About the exhibit: Contains 76 items selected from the William A. Rosenthall Judaica Collection at the College of Charleston, one of the largest accessible collections of imagery related to synagogues and other aspects of Jewish life and culture around the world. Click on the image to visit the online collection!
When an unexploded U.S. bomb in Baghdad caused a flood in the intelligence headquarters of Saddam Hussein, army troops discovered a treasure trove of tens of thousands of ancient objects and manuscripts, historic photos, books, and documents telling the story of Iraq’s once thriving Jewish community. I originally heard about this story in this piece from WBUR’s Here and Now, in December 2013, which includes an interview of two childhood friends who were among the last Iraqi Jews finally allowed to flee Iraq in the 1970s.
More good news is that we now have access to this collection that is still undergoing preservation efforts this year. The Iraqi Jewish Archive currently provides visual access to many of these items, stating that the entire collection will be available to access in June 2014.
To search the collection, first enter your general search terms, in this case “torah.” On the subsequent page, you may filter results along the left side by Record Type, Language, Dates, and Subject Matter. Keep in mind a search for “torah” brings back results about synagogue leases, Arabic prayerbooks, and other types of material that mention “torah.”
Enjoy looking through this material as I have been… the items, stolen and confiscated from Iraqi Jews, are slated to be returned to the Iraqi government after the loan period is up. Jewish and other organizations around the world, however, have been fighting to have the artifacts protected within the United States or returned to their previous owners. There is currently a push in Congress to format a new plan for the fate of these Jewish treasures.
The library’s recent trip to view the Dead Sea Scrolls at Boston’s Museum of Science was a great success! We had more than 40 community members come together to explore our heritage and history, looking at artifacts ranging from 408 BCE to 318 CE. The low humidity and low light in caves in Qumran, near the Dead Sea, helped preserve these works of psalms, manuscripts, and biblical text for us to view thousands of years later.
The exhibit provided the original documents, with a blown-up copy to view more closely, along with a translation and contextual explanation. I highly recommend visiting– some of the items have never before come to North America!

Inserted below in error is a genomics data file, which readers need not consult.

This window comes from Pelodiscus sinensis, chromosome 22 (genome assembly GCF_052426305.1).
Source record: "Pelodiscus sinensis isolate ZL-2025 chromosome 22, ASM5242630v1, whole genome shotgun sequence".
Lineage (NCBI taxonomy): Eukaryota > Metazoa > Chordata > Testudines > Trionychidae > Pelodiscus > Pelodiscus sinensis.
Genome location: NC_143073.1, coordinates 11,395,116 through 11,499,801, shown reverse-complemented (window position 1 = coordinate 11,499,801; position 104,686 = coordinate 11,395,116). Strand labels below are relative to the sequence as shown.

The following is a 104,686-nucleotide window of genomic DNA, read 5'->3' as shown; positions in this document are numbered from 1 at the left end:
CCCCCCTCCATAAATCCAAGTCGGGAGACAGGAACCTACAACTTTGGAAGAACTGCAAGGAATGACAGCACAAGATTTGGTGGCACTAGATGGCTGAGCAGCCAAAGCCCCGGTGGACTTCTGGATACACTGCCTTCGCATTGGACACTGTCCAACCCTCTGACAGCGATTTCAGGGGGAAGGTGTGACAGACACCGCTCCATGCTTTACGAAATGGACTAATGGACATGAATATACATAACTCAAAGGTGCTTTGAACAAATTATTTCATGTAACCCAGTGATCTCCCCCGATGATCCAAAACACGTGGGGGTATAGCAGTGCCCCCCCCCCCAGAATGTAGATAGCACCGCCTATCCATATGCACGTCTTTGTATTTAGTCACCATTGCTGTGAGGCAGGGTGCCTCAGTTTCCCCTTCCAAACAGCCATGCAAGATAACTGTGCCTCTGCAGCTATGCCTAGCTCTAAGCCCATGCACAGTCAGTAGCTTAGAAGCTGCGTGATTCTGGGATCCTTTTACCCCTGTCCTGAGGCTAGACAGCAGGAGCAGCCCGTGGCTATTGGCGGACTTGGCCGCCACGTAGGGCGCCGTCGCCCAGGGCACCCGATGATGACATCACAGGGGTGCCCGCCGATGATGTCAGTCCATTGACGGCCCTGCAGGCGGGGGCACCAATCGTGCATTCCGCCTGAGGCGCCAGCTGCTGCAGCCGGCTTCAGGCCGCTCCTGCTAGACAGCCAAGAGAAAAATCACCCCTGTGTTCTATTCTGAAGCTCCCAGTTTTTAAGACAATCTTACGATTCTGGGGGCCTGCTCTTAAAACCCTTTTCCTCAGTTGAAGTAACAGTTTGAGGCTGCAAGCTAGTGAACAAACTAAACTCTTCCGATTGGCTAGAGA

To continue our Jewish heritage exploration, we then stopped over in Brookline to eat and shop at Jewish establishments along Harvard Street. Many of us visited Zaftigs Delicatessen, the Israel Book Shop, and Kolbo Fine Judaica Gallery, where we browsed for treasures and looked for inspiration. It was amazing to walk down a street with my son, seeing Hebrew on each awning, Stars of David in each window, and religious men straightening up after kids on the school playground.
At my synagogue’s most recent sisterhood brunch, I ran into Renee, an old family friend whom I had not seen in more than 15 years. I greeted her with a smile and a hug, and we wandered together to the temple library, where she shared with me her insight into its significance and history. Suddenly donning a serious expression and looking into my eyes, Renee handed me a book she was bringing in for the library book sale, insisting I read it.
I hesitated to pick up The Dovekeepers, reading in the jacket that it was about women at Masada, a place where I had cried as a sixteen-year-old, overwhelmed by the loss of so many. Trying hard lately to surround myself with positivity, I did not want to become involved with what was sure to be a tragic story. Trusting in my old friend, however, I picked it up and began.
A few pages in, I had already become Yael, the girl narrating the first part of the book. I was sucked right into her world, Jerusalem at the destruction of the second Temple, and had to continue on in her shoes. The book is split into four parts, each one narrated by a different woman telling of her journey to the mountain Masada. Author Alice Hoffman uses the voice of each woman to weave together their relationships and experiences, seamlessly telling the story. I found myself excitedly wondering which woman would be telling the next yarn, forcibly keeping myself from turning the pages to look ahead.
Hoffman’s storytelling painted such a realistic picture that I was sure in her research that she went into the desert and lived off the land herself. How else could she know and portray such a believable existence to me? This book opened up the world to me in a whole new light– I gained an amazing new perspective on some of the experiences of the Jewish People, including magic, mysticism, love, cruelty, and faith, and have a renewed thirst to learn more about those whose courage allowed me to become the woman I am.
The author was inspired by real life artifacts found at Masada, weaving many of them into her story, along with the historical accounts of Josephus and those of the Essenes. I highly recommend this book to all women– I’ll be passing Renee’s copy on to a friend, looking into her eyes and insisting she read it.
Available at the Nancy Mae Shaines Memorial Library at Temple Israel Portsmouth.